As this golden age of Boston sports approaches the 20-year mark, it’s hard to believe that just a decade ago there was still uncertainty about whether the market could and would support two prominent sports radio stations.
As 98.5 The Sports Hub celebrates its 10-year anniversary this week, it’s remarkable to look back at how quickly the answer — a resounding yes — came.
When The Sports Hub launched on Aug. 13, 2009 — the Patriots’ radio flagship station wisely kicking off its first day by replaying the radio calls of the franchise’s three Super Bowl victories in the day’s early hours leading into its “Toucher and Rich” morning show — it faced the daunting task of taking on a long-established and extremely successful competitor for fans’ attention.
(How long ago was it? The station’s first day on the air featured the Patriots’ 2009 preseason opener, which carried plenty of suspense and interest since it was Tom Brady’s return from the knee injury that ended his 2008 season in the opener against the Chiefs.)
WEEI (850-AM), which converted to sports in 1991, had dominated the sports landscape for nearly 20 years, easily vanquishing any weak-signaled would-be competitor that came along, including WWZN 1510 and WAMG 890 in the 2000s.
The Sports Hub had some advantages over their predecessors that couldn’t dent WEEI — steady corporate ownership in CBS Radio, rights deals with the Patriots and Bruins, and perhaps most important, a strong FM signal. But success was no sure thing.
“My personal goal was to be challenging WEEI within five years,’’ says Michael Felger, who has co-hosted The Sports Hub’s afternoon drive program with Tony Massarotti since the station’s advent. “Challenging. To be a viable contender within, whatever, 3-5 years. That was the goal. Nothing bigger than that.”
Felger and Massarotti’s program has been entrenched as the No. 1 show in the men 25-54 demographic — the desired target audience/potential advertisers for sports radio — for years now. The program had some modest and encouraging early success — the station earned a 4.0 share in September 2009, impressive for its first full month on the air. The next month, it climbed to a 5.9. WEEI still was No. 1 with an 8.4, but The Sports Hub’s inroads were undeniable.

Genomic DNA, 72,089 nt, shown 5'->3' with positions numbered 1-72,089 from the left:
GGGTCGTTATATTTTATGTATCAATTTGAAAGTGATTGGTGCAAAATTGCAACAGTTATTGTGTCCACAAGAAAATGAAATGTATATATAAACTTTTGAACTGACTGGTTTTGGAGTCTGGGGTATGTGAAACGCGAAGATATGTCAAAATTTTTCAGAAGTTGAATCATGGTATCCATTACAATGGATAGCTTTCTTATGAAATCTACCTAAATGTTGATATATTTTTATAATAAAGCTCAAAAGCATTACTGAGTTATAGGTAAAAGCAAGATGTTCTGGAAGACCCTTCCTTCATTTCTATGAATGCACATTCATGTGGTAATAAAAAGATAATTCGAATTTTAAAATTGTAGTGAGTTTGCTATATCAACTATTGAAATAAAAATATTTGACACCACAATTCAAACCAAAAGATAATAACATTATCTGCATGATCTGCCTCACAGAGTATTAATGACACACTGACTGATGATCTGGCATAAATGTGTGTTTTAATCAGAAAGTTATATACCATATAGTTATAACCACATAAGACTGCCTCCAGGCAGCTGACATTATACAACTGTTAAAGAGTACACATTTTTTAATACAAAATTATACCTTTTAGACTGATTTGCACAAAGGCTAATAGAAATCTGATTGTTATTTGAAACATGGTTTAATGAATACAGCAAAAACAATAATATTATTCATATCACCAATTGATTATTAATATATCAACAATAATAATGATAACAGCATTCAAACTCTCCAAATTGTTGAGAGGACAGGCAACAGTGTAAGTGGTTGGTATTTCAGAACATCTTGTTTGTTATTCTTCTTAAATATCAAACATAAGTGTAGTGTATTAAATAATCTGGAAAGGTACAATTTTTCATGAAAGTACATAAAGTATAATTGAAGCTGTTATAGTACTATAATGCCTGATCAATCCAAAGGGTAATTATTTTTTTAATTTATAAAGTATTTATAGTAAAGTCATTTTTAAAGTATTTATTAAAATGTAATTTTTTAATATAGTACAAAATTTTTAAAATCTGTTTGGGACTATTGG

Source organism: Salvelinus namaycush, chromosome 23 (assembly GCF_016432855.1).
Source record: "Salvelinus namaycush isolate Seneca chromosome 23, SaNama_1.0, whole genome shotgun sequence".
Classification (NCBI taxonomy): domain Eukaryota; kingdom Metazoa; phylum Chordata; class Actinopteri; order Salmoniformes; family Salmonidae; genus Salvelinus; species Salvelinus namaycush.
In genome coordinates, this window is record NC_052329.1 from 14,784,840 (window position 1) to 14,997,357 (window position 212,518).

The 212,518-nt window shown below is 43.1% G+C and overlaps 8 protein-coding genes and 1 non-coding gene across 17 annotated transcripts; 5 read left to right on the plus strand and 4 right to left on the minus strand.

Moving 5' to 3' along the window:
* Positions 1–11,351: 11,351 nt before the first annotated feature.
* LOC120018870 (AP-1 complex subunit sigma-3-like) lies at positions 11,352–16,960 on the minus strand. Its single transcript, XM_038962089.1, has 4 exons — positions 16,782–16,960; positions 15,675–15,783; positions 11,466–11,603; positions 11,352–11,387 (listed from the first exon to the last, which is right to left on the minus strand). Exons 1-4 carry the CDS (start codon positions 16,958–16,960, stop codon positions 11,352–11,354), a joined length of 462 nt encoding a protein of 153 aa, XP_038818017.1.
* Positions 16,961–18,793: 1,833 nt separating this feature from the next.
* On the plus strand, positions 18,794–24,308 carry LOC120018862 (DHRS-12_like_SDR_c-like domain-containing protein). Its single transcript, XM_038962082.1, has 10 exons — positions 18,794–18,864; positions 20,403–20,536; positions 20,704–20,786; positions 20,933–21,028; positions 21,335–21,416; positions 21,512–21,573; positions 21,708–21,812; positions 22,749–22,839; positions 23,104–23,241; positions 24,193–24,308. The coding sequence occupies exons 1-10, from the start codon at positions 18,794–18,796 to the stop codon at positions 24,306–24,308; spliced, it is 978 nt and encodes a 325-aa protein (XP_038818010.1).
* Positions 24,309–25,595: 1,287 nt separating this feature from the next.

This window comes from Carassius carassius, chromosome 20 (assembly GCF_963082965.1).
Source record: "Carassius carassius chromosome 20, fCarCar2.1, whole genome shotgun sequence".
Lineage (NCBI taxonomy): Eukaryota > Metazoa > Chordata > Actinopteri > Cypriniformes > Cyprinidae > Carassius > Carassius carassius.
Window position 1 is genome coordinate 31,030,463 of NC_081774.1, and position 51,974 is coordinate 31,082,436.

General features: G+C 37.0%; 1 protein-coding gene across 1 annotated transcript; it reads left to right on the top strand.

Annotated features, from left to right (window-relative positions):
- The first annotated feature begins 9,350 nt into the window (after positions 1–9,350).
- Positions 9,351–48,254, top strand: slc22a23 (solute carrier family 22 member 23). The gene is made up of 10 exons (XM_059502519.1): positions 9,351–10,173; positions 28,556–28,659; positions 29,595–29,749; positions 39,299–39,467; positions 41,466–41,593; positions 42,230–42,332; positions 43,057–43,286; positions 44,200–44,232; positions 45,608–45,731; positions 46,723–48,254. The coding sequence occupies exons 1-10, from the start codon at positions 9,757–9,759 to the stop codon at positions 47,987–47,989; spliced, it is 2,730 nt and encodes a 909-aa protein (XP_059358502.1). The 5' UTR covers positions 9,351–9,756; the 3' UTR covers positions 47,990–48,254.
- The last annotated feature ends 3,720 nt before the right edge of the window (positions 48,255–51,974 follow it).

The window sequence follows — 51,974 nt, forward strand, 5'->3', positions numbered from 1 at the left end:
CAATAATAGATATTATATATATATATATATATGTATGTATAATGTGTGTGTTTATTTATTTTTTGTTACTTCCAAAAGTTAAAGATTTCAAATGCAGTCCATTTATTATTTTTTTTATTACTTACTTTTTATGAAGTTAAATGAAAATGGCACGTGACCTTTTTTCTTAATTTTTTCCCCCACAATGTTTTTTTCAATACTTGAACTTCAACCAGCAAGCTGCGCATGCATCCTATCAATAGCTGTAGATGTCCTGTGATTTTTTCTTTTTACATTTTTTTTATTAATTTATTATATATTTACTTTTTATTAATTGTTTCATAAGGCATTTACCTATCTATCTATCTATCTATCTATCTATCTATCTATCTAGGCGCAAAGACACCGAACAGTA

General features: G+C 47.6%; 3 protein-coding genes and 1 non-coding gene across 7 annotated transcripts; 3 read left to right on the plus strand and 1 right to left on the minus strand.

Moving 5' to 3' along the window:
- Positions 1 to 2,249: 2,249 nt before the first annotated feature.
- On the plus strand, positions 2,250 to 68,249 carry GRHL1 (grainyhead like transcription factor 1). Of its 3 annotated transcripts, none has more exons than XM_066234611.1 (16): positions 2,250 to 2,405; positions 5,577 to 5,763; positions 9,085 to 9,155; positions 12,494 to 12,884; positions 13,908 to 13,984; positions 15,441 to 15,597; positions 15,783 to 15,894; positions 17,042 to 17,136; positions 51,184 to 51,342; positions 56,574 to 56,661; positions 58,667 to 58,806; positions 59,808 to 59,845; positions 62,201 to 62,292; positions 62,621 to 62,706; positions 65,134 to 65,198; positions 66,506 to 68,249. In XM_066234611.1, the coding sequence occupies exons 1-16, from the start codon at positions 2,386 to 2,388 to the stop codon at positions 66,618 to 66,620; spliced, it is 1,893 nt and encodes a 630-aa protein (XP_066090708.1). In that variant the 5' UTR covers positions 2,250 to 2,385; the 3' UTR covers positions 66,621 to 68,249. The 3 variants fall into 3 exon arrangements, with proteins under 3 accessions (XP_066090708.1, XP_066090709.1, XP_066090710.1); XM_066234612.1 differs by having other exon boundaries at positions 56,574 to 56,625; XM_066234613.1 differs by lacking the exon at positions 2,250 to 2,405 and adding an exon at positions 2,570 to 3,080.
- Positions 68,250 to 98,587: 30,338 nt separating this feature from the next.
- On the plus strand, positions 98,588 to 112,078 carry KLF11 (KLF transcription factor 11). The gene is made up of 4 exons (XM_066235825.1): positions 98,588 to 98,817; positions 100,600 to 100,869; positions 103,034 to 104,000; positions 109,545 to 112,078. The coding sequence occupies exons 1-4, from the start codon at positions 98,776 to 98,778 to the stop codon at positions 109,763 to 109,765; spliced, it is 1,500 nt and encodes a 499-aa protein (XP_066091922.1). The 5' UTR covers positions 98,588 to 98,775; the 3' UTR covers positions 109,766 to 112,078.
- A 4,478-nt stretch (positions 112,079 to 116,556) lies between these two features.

Felger’s words then jibe with his current recollections of their expectations.
“I think that eventually we’d like to be a top-10 station in the 25-54, but it’s a gradual process,’’ he said in December 2009, after those ratings came out. “It’s not just that we’re a startup, or a dial shift, or a format change — we’re all of those things, and after all of that, we have to be very happy with where we are right now.”
A year later, they were even happier. “Felger and Massarotti” became the first Sports Hub show to beat its WEEI counterpart in a single month when it finished second with a 7.3 in May 2010, with WEEI’s “The Big Show,” helmed by Glenn Ordway, finishing third (6.5).
Both “Felger and Massarotti” and the morning drive “Toucher and Rich” program earned their initial first-place finishes in November 2010, a spot that would become familiar to both shows through the following years.
The most important milestone in the station’s early history occurred in fall 2010, when it beat WEEI overall in the men 25-54 demo, 7.6 to 6.5. It didn’t take five years, as Felger thought it might. It took a little more than one.
WEEI, which finally made the move to FM in September 2011 (anyone remember it’s predecessor at 93.7, Mike FM?) has undergone several changes in the years since, including the departure and return of Ordway, the Kirk Minihane meteor, and the recent firing of longtime morning show host Gerry Callahan. While the question of whether two sports stations in the market can thrive has long been answered, WEEI is at its own crossroads right now, with parent company Entercom’s stock taking a major recent hit.
It’s remarkable how little has changed at The Sports Hub, even with an ownership change in November 2017 in which it ended up with Beasley Media Group. “Felger and Massarotti,” and “Toucher and Rich,” which came over from WBCN at the launch, remain intact in drive time, with only occasional changes to the supporting cast. Gary Tanguay was Scott Zolak’s original midday co-host, but he was replaced by Andy Gresh in April 2010. Gresh was replaced by current co-host Marc Bertrand in February 2015. Adam Jones took over as the evening host in December 2012 after Damon Amendolara went to CBS’s national programming. And Brady was still opening the preseason as the Patriots’ quarterback on an August Thursday night.
“We were fortunate, I think, in a lot of ways,’’ says Massarotti. “We were in the right place at the right time and I think we had very good leadership.
“And the market we’re in, it sounds [like b.s.], but when you do what we do, there’s no better place in the country to do it. It’s a different market when it comes to sports. It just is. People here care. They care about the teams, it means something to them. Right place, right time. Not to mention the fact that every year there’s a freaking championship parade.”